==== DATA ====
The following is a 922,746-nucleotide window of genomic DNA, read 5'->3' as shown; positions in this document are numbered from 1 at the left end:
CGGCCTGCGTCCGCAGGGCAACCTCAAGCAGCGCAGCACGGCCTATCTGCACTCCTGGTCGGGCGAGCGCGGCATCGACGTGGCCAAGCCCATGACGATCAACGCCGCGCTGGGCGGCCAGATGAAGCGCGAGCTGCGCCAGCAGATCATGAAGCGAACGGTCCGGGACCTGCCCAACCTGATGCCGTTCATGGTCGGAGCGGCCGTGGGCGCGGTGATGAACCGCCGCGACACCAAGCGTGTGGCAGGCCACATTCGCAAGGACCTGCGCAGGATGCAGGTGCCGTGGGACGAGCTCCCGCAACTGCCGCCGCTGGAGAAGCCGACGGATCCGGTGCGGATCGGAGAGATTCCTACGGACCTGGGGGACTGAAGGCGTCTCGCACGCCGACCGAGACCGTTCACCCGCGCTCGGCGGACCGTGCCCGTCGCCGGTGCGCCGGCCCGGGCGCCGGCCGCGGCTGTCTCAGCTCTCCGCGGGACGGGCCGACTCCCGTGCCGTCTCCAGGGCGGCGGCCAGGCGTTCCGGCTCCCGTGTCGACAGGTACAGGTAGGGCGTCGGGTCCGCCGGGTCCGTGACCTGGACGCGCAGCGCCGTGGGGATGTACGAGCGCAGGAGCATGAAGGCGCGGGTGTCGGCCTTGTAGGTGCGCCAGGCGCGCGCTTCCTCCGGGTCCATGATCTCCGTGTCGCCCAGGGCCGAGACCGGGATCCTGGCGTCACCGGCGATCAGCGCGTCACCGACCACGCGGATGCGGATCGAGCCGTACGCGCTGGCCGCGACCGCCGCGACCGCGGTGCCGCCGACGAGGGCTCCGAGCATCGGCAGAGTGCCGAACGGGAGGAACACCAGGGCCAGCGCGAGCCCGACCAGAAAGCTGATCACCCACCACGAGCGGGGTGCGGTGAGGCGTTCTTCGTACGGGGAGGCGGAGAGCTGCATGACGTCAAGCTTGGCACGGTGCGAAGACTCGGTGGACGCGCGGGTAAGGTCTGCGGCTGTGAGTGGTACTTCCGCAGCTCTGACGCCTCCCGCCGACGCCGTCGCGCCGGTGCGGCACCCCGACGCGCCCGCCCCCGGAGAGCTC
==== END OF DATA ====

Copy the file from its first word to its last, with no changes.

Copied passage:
The following is a 922,746-nucleotide window of genomic DNA, read 5'->3' as shown; positions in this document are numbered from 1 at the left end:
CGGCCTGCGTCCGCAGGGCAACCTCAAGCAGCGCAGCACGGCCTATCTGCACTCCTGGTCGGGCGAGCGCGGCATCGACGTGGCCAAGCCCATGACGATCAACGCCGCGCTGGGCGGCCAGATGAAGCGCGAGCTGCGCCAGCAGATCATGAAGCGAACGGTCCGGGACCTGCCCAACCTGATGCCGTTCATGGTCGGAGCGGCCGTGGGCGCGGTGATGAACCGCCGCGACACCAAGCGTGTGGCAGGCCACATTCGCAAGGACCTGCGCAGGATGCAGGTGCCGTGGGACGAGCTCCCGCAACTGCCGCCGCTGGAGAAGCCGACGGATCCGGTGCGGATCGGAGAGATTCCTACGGACCTGGGGGACTGAAGGCGTCTCGCACGCCGACCGAGACCGTTCACCCGCGCTCGGCGGACCGTGCCCGTCGCCGGTGCGCCGGCCCGGGCGCCGGCCGCGGCTGTCTCAGCTCTCCGCGGGACGGGCCGACTCCCGTGCCGTCTCCAGGGCGGCGGCCAGGCGTTCCGGCTCCCGTGTCGACAGGTACAGGTAGGGCGTCGGGTCCGCCGGGTCCGTGACCTGGACGCGCAGCGCCGTGGGGATGTACGAGCGCAGGAGCATGAAGGCGCGGGTGTCGGCCTTGTAGGTGCGCCAGGCGCGCGCTTCCTCCGGGTCCATGATCTCCGTGTCGCCCAGGGCCGAGACCGGGATCCTGGCGTCACCGGCGATCAGCGCGTCACCGACCACGCGGATGCGGATCGAGCCGTACGCGCTGGCCGCGACCGCCGCGACCGCGGTGCCGCCGACGAGGGCTCCGAGCATCGGCAGAGTGCCGAACGGGAGGAACACCAGGGCCAGCGCGAGCCCGACCAGAAAGCTGATCACCCACCACGAGCGGGGTGCGGTGAGGCGTTCTTCGTACGGGGAGGCGGAGAGCTGCATGACGTCAAGCTTGGCACGGTGCGAAGACTCGGTGGACGCGCGGGTAAGGTCTGCGGCTGTGAGTGGTACTTCCGCAGCTCTGACGCCTCCCGCCGACGCCGTCGCGCCGGTGCGGCACCCCGACGCGCCCGCCCCCGGAGAGCTC